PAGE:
Michigan wildlife officials have confirmed several instances of anglers pulling fish with oddly-shaped teeth out of local lakes this summer.
Although some may find the teeth disconcerting, they are not the mutant result of some genetic experiment, just a fish called the red-bellied pacu, far from its native South American waters.
“The red-bellied pacu, Piaractus brachypomus, is a popular aquarium fish imported from South America,” according to the Michigan Department of Natural Resources. “The U.S. leads the world in importing ornamental fish, supporting a worldwide aquarium industry that tops $1 billion annually.”
The pacus’ “human-like teeth” are used for eating nuts and seeds, according to the Michigan DNR. The powerful jaws, broad teeth and taste for tree nuts are likely behind the pacu’s mythical reputation as the ‘testicle-eating fish.’
The DNR confirms that two pacus have been pulled from Lake St. Clair and one from the Port Huron area in July alone.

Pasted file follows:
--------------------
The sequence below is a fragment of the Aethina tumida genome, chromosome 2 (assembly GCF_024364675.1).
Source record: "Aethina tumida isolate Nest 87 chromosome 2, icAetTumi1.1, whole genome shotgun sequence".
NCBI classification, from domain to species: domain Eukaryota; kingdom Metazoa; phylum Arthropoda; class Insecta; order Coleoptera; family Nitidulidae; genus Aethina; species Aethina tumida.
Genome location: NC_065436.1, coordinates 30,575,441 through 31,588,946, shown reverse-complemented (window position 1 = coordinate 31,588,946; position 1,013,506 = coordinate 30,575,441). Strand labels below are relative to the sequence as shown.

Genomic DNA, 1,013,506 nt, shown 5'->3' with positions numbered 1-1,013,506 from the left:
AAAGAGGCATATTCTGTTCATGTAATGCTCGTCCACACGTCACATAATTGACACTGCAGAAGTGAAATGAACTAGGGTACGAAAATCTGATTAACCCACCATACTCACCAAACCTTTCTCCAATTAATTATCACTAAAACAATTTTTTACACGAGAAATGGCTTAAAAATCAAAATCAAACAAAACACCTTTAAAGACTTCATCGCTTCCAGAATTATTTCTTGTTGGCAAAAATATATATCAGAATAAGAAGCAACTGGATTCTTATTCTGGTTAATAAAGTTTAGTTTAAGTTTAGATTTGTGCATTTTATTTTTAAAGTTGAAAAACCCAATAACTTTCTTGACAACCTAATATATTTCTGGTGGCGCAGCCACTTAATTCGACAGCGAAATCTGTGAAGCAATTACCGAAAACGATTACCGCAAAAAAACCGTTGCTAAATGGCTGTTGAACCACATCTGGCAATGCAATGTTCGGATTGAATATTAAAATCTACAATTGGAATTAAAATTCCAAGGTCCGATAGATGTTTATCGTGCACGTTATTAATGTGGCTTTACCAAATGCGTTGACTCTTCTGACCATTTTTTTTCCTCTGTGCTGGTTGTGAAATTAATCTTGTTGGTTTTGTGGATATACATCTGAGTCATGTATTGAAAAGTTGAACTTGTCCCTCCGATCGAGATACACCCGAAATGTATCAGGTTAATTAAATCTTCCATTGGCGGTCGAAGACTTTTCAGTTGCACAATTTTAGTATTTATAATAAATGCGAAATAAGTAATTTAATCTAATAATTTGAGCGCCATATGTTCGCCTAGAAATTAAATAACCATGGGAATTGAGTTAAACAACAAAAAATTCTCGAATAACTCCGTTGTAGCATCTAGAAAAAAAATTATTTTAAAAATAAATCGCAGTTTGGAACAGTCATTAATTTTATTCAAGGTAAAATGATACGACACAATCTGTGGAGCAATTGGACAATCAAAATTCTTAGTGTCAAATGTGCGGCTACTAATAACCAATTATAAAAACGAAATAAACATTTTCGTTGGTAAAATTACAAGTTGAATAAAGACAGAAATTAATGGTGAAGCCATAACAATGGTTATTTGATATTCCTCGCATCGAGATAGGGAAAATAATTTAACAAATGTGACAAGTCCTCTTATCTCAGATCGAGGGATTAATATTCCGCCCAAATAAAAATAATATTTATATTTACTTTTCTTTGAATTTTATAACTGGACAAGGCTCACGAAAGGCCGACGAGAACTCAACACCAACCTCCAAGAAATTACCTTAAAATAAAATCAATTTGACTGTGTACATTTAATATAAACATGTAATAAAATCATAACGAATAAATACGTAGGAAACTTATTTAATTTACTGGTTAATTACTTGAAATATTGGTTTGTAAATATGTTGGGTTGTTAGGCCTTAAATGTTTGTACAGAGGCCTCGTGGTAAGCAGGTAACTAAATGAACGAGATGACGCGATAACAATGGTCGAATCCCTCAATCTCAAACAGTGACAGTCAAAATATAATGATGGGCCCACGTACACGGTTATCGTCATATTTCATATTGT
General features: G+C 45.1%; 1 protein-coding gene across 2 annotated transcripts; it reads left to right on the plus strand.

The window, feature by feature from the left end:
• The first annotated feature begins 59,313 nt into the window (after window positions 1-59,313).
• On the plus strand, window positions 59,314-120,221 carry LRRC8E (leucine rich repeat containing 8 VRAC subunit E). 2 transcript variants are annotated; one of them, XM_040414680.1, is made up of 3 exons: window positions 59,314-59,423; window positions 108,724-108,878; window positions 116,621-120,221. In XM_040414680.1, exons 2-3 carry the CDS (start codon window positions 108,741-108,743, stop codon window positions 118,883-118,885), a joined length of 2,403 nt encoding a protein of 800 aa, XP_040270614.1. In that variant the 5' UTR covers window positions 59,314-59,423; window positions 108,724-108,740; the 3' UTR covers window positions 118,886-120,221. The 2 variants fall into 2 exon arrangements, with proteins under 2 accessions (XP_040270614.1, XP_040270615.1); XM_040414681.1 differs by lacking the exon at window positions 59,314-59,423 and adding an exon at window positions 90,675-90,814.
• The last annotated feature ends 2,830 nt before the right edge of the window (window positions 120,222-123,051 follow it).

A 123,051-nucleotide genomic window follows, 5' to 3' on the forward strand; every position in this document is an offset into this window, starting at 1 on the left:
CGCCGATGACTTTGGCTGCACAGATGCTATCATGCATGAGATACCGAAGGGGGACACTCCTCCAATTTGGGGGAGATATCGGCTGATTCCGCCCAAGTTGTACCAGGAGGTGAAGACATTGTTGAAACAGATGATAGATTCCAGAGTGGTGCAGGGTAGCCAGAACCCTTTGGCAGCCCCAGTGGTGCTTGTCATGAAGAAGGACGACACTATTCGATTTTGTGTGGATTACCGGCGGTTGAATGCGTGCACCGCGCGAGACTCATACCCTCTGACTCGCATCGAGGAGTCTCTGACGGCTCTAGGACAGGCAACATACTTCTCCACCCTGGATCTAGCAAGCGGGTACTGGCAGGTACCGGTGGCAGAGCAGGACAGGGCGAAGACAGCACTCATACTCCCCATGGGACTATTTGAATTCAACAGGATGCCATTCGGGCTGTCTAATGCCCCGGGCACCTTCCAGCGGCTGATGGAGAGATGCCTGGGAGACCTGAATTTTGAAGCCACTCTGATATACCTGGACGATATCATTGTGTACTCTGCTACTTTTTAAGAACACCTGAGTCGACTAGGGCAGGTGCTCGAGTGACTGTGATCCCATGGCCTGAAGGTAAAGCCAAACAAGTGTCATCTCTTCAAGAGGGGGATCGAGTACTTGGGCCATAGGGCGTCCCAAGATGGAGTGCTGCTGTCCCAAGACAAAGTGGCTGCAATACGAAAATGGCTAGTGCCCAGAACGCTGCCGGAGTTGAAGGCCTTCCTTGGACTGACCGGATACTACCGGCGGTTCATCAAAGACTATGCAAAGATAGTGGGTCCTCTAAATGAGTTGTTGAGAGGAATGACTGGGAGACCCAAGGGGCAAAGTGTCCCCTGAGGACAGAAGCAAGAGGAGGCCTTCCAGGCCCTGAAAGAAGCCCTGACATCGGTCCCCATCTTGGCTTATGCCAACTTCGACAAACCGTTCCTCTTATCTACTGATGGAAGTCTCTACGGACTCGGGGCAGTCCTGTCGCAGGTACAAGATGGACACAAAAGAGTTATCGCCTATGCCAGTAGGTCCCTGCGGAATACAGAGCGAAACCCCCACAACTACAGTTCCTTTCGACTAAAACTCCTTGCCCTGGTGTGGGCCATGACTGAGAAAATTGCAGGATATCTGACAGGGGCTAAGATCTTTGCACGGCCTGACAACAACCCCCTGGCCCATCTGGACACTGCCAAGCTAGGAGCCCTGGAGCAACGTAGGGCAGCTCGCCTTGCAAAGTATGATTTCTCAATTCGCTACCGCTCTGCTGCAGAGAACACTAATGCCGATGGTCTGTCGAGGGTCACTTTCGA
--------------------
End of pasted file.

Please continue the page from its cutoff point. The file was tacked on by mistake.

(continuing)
The fish can grow aggressively, and officials think pet owners, believing they are doing the right thing, may have set them free.
“Pet release is almost never humane. Pets released from confined, artificial environments are poorly equipped to fend off predators and may be unable to successfully forage for food or find shelter,” said Nick Popoff, manager of the DNR’s Aquatic Species and Regulatory Affairs Unit. “Those that do succeed in the wild can spread exotic diseases to native animals. In the worst-case scenario, released animals can thrive and reproduce, upsetting natural ecosystems to the degree that these former pets become invasive species.”
The pacu isn’t considered an invasive species in Michigan because they aren’t expected to survive the harsh winters.
Pet owners who can no longer care for their fish are asked to donate them to an environmental learning center, aquarium or zoo. Giving the fish to another person or trying to return it to the pet store are also options.
For more information, see the Michigan DNR website.